Cities Journal

Follow The Footsteps Of Ernest Hemingway


This might just be the drunkest of all literary tours. Prepare yourself for booze and bohemian spirit. Ernest Hemingway was born and raised at 439 North Oak Park Avenue (now 339 North Oak Park Avenue). Start there.

Visit Lake Michigan where his family had a summer home, Windemere, on nearby Walloon Lake, near Petoskey. The cottage is now a National Historic Landmark. After leaving high school, he spent six months working at the Kansas City Star newspaper. At 18, Hemingway signed up to be an ambulance driver on the Italian Front in 1918, travelling to Milan and then Fossalta di Piave, around 40 miles north of Venice. He was wounded by mortar fire, earning the Italian Silver Medal of Bravery in the process.

He returned to the States in 1919, and after almost a year out, took a job at the Toronto Star. Hemingway and his new wife, Hadley Richardson, moved to 39 rue Descartes, Paris, in December 1921. La Closerie des Lilas was a favoured haunt – today’s menu includes filet de boeuf Hemingway – as were the cafés in the 6th or 14th arrondissements.

He became obsessed with bullfighting after attending the San Fermin festival in Pamplona in 1923, and returned at least nine times. His time in Pamplona, and other parts of inspired him to write The Sun Also Rises and Death in the Afternoon. His favoured Pamplona venues included the Gran Hotel La Perla, Bar Txoko, Bar Torino, and the Hotel Quintana – all of which can still be visited.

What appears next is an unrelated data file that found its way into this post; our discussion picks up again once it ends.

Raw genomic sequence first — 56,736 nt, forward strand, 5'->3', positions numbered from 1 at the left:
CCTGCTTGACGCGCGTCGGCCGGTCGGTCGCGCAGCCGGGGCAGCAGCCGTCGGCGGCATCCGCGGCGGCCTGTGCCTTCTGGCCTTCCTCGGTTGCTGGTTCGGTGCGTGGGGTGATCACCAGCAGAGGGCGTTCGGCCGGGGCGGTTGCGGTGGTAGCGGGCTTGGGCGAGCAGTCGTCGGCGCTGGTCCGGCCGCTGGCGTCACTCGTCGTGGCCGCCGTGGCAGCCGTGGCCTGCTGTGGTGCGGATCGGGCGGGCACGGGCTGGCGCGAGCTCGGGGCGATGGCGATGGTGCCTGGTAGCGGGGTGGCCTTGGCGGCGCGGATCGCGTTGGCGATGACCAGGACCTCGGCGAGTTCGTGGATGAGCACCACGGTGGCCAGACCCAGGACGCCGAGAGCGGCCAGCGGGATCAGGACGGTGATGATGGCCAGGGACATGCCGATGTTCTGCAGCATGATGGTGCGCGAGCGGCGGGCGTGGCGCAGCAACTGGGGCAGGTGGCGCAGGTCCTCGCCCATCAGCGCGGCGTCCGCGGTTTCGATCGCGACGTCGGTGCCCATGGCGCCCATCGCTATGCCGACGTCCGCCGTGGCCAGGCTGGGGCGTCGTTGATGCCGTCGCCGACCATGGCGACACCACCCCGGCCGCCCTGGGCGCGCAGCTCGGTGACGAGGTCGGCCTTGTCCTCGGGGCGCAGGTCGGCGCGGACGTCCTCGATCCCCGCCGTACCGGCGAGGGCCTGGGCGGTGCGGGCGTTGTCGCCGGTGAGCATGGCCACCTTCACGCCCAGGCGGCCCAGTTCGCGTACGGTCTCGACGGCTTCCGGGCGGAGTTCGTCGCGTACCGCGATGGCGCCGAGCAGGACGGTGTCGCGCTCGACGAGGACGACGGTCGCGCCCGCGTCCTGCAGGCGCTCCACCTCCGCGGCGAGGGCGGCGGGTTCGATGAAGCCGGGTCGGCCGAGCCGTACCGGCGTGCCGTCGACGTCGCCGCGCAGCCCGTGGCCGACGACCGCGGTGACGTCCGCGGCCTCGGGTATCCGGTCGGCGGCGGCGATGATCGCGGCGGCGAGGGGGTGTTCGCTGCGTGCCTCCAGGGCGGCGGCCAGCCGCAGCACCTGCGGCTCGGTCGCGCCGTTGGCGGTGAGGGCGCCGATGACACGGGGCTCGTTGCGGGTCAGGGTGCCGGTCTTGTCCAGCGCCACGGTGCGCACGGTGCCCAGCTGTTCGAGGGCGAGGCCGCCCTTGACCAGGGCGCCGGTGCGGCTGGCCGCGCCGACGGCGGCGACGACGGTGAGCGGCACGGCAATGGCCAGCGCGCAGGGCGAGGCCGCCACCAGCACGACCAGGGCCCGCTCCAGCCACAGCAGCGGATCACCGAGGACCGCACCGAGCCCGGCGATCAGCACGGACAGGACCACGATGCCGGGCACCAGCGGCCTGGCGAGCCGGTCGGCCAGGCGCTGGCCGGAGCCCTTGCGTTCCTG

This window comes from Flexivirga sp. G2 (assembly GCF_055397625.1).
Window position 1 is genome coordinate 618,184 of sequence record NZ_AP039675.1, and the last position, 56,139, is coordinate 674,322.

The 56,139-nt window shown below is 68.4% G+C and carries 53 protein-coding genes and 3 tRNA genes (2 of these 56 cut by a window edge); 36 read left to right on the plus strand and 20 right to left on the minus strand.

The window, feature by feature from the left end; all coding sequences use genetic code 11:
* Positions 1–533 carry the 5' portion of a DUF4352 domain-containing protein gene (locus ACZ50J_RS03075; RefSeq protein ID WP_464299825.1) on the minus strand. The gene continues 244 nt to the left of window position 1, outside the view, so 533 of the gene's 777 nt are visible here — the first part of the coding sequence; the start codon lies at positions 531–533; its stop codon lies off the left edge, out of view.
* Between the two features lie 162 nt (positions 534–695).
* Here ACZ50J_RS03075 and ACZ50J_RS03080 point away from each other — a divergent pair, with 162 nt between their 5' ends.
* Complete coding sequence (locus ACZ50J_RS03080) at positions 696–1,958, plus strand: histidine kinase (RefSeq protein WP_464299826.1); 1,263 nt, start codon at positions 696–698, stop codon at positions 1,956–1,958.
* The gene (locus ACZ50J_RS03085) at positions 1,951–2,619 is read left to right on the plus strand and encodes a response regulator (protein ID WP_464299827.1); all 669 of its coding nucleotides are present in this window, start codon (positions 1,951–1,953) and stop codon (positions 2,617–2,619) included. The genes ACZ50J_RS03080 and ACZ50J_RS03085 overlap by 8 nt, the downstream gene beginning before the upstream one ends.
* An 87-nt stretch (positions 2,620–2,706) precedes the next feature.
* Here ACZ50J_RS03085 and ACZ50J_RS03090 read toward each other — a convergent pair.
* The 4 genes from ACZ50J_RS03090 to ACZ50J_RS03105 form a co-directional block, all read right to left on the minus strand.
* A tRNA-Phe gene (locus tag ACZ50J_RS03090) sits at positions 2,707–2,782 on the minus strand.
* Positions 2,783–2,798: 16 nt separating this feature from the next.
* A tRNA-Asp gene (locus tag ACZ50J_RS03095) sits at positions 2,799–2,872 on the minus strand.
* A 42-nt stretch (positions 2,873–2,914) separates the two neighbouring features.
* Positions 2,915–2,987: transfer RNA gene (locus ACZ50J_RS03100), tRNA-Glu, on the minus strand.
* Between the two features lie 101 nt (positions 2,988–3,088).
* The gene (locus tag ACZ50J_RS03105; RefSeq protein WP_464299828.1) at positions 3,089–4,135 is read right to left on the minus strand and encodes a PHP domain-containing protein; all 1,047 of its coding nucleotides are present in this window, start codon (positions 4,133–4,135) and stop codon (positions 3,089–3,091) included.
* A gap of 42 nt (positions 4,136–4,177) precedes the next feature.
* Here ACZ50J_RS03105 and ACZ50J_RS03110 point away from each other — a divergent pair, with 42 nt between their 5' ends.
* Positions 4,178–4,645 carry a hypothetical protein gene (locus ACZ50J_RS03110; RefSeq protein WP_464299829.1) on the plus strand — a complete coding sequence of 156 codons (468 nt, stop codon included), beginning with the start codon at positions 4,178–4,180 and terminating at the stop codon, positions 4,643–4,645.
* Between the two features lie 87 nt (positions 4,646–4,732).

In 1927, Richardson and Hemingway divorced, and the writer married Pauline Pfeiffer, who worked in Paris for Vogue magazine. Their honeymoon was taken in Le-Grau-du-Roi – which recently featured in Telegraph Travel’s Secret Seaside series. Here he planned Men Without Women. He came back in 1948.

”This is a fine place… with a long beach and fine fishing port.”

Pfeiffer and Hemingway went on safari in 1933, visiting Mombasa and the Serengeti. The trip inspired Green Hills of Africa. Sailing his boat named Pilar, he would often visit the Caribbean, and spent many months in Bimini in the Bahamas, living at the Compleat Angler Hotel (which no longer exists) and scouring the surrounding seas for marlin, tuna and swordfish.

Hemingway covered the Spanish Civil War in 1937 and 1938, and was present at the Battle of the Ebro. His Barcelona drinking favorites included Marsella and Boadas.  Hemingway lived in the Hotel Ambos Mundoes in Havana for several months in 1939. El Floridita and La Bodeguita del Medio were among his favourite bars and Finca Vigia – where he wrote The Old Man and the Sea – is now a museum.


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